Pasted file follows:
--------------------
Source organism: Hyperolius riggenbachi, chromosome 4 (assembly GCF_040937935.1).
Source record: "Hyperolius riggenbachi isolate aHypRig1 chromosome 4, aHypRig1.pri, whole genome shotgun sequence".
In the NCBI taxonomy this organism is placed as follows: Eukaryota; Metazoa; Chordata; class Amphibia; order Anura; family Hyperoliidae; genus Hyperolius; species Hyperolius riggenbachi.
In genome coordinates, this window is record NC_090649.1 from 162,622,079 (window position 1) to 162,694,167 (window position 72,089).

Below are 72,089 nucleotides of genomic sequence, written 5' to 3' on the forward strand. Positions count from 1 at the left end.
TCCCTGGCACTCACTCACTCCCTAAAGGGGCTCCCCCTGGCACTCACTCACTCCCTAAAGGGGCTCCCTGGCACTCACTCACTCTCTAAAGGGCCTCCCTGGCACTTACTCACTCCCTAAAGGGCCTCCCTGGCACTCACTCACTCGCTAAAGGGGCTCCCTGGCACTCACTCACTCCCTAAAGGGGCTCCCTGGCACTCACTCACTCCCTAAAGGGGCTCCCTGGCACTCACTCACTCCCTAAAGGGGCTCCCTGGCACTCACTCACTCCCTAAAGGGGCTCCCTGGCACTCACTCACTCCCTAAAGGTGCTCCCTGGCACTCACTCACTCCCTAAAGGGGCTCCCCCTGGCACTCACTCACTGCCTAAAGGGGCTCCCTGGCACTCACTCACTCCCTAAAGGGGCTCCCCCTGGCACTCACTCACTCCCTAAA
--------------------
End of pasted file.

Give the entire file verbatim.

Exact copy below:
Source organism: Hyperolius riggenbachi, chromosome 4 (assembly GCF_040937935.1).
Source record: "Hyperolius riggenbachi isolate aHypRig1 chromosome 4, aHypRig1.pri, whole genome shotgun sequence".
In the NCBI taxonomy this organism is placed as follows: Eukaryota; Metazoa; Chordata; class Amphibia; order Anura; family Hyperoliidae; genus Hyperolius; species Hyperolius riggenbachi.
In genome coordinates, this window is record NC_090649.1 from 162,622,079 (window position 1) to 162,694,167 (window position 72,089).

Below are 72,089 nucleotides of genomic sequence, written 5' to 3' on the forward strand. Positions count from 1 at the left end.
TCCCTGGCACTCACTCACTCCCTAAAGGGGCTCCCCCTGGCACTCACTCACTCCCTAAAGGGGCTCCCTGGCACTCACTCACTCTCTAAAGGGCCTCCCTGGCACTTACTCACTCCCTAAAGGGCCTCCCTGGCACTCACTCACTCGCTAAAGGGGCTCCCTGGCACTCACTCACTCCCTAAAGGGGCTCCCTGGCACTCACTCACTCCCTAAAGGGGCTCCCTGGCACTCACTCACTCCCTAAAGGGGCTCCCTGGCACTCACTCACTCCCTAAAGGGGCTCCCTGGCACTCACTCACTCCCTAAAGGTGCTCCCTGGCACTCACTCACTCCCTAAAGGGGCTCCCCCTGGCACTCACTCACTGCCTAAAGGGGCTCCCTGGCACTCACTCACTCCCTAAAGGGGCTCCCCCTGGCACTCACTCACTCCCTAAA